As the world continues to fight the COVID-19 pandemic, the Olympic and Paralympic Movements across the globe have been affected. The country’s para-athletes are forced to continue their training process at home with the shut-down of stadium and training facilities in their respective cities.
Teenage Para shooter Avani Lekhara from Jaipur said that she is doing a lot of dry firing at home.
“It took some time for me to process what was happening around. Then I made a fresh training programme and started with yoga and mental exercises to calm my nerves and focus on positive things. For shooting training, as I can’t do live firing at home, I am doing a lot of dry firing and wall holding which we can do without pellets and ammunition. And these will also build my core muscles.
“I am also doing virtual training on the start machine, and have arranged a lot of gym equipment like dumb bells, thera bands, weights and gym ball to continue my physical training, which I am doing two hours a day,” she told Paralympic Committee of India.
Meanwhile, javelin thrower Sandeep Chaudhary was forced to shift his training base from JLN Stadium in New Delhi to his home at Gurugram and, it’s been three months now that he hasn’t trained with his Javelin.
“As the lockdown was relaxed a bit in the last couple of weeks, I have started training alone in a field near my home. In the last two months, the focus has been more on basic fitness and mental strengthening. I have not started a strenuous workout with my javelin and just keeping my body in shape with light exercises. A good diet and some meditation are also in my daily routine. Just hoping to get back to train with my javelin soon,” said Chaudhary.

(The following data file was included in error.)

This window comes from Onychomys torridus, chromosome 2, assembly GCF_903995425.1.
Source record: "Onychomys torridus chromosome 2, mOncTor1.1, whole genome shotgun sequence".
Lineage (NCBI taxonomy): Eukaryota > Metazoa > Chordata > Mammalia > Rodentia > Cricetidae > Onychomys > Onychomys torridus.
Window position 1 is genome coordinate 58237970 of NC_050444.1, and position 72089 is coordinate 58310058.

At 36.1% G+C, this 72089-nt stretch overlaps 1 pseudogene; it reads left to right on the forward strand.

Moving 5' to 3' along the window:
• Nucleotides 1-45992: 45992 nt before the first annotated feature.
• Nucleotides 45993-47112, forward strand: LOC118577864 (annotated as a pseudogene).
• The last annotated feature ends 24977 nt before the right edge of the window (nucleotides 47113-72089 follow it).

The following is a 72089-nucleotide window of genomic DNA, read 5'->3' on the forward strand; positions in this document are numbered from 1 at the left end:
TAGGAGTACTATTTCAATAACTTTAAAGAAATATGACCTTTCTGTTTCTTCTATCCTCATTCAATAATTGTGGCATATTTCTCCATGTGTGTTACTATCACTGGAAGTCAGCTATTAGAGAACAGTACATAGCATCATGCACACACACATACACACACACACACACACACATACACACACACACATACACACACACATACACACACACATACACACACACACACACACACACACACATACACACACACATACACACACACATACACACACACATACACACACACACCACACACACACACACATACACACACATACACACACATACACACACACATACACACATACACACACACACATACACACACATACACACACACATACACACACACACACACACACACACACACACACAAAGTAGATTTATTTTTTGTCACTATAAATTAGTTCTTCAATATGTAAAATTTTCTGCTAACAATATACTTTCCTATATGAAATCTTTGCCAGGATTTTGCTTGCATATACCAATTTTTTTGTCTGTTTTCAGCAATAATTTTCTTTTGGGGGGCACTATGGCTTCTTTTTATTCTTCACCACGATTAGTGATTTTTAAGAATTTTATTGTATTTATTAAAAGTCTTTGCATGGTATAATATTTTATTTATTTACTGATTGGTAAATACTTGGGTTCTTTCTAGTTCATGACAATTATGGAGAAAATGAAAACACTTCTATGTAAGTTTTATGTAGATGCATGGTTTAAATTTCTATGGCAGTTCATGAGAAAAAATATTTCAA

Top Para badminton player Sukant Kadam, who returned home from his training base in Lucknow in the first week of March, says he is focusing on mental and physical exercises at home with no badminton court around.
“I started playing outdoor badminton for a while, but as the virus was spreading it became impossible. So, I am continuing my mental and physical training at home. I am in touch with my mental trainer (Gayatri Varthak) over the phone and we plan our weekly routine. I feel more confident now after a couple of weeks of training. Day by day my thoughts and mental strength are improving. In physical training, I am strengthening my muscles and trying to stay fit as much as I can,” said Kadam.
The coronavirus pandemic has brought the entire world to a standstill and the sporting arena is no exception. Most of the high profile tournaments including the Olympics and Paralympics stand postponed.
Even the biggest cricketing spectacle on the planet, the Indian Premier League (IPL), stands suspended indefinitely owing to the coronavirus pandemic. Bundesliga, La Liga, Serie A and Premier League have recently become the high-profile sporting events to resume after almost a three month period with almost no sporting activity.
A few cricketing boards around the world have only recently granted permission to their players to resume training.
The move to restart sporting leagues and tournaments comes after governments are beginning to realise that the coronavirus is here to stay for quite some time and sports among other businesses will need to find a way to co-exist with it.
The virus has already infected more than 8.5 million people around the world while claiming over 450 thousand lives. There is still no sure shot treatment of the disease and social-distancing, self-isolation and maintenance of basic hand hygiene remain the only potent weapons of protecting oneself from contracting the infection.
(With inputs from IANS)